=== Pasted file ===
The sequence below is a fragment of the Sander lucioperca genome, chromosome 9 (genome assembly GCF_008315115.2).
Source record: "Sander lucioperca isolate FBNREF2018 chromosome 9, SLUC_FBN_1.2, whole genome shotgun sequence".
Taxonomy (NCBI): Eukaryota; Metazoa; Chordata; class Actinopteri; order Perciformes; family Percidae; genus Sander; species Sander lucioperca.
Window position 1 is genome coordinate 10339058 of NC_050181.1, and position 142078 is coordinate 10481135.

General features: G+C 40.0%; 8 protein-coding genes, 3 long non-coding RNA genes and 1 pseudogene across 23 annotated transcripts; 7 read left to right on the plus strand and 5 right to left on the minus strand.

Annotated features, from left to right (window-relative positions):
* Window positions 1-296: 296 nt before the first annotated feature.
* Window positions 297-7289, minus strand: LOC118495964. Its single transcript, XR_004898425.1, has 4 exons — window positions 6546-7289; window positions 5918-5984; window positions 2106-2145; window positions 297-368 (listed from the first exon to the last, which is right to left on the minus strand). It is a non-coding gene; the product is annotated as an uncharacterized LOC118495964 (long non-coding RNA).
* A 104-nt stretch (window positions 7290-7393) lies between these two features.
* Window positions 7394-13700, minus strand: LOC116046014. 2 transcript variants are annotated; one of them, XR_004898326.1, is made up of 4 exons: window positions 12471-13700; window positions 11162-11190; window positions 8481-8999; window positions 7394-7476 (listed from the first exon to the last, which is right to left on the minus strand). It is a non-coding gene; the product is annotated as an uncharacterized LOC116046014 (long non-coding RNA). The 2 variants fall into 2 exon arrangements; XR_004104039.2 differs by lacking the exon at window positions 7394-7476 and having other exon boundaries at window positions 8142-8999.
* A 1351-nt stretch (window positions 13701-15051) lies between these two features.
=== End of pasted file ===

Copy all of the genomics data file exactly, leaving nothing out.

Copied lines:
The sequence below is a fragment of the Sander lucioperca genome, chromosome 9 (genome assembly GCF_008315115.2).
Source record: "Sander lucioperca isolate FBNREF2018 chromosome 9, SLUC_FBN_1.2, whole genome shotgun sequence".
Taxonomy (NCBI): Eukaryota; Metazoa; Chordata; class Actinopteri; order Perciformes; family Percidae; genus Sander; species Sander lucioperca.
Window position 1 is genome coordinate 10339058 of NC_050181.1, and position 142078 is coordinate 10481135.

General features: G+C 40.0%; 8 protein-coding genes, 3 long non-coding RNA genes and 1 pseudogene across 23 annotated transcripts; 7 read left to right on the plus strand and 5 right to left on the minus strand.

Annotated features, from left to right (window-relative positions):
* Window positions 1-296: 296 nt before the first annotated feature.
* Window positions 297-7289, minus strand: LOC118495964. Its single transcript, XR_004898425.1, has 4 exons — window positions 6546-7289; window positions 5918-5984; window positions 2106-2145; window positions 297-368 (listed from the first exon to the last, which is right to left on the minus strand). It is a non-coding gene; the product is annotated as an uncharacterized LOC118495964 (long non-coding RNA).
* A 104-nt stretch (window positions 7290-7393) lies between these two features.
* Window positions 7394-13700, minus strand: LOC116046014. 2 transcript variants are annotated; one of them, XR_004898326.1, is made up of 4 exons: window positions 12471-13700; window positions 11162-11190; window positions 8481-8999; window positions 7394-7476 (listed from the first exon to the last, which is right to left on the minus strand). It is a non-coding gene; the product is annotated as an uncharacterized LOC116046014 (long non-coding RNA). The 2 variants fall into 2 exon arrangements; XR_004104039.2 differs by lacking the exon at window positions 7394-7476 and having other exon boundaries at window positions 8142-8999.
* A 1351-nt stretch (window positions 13701-15051) lies between these two features.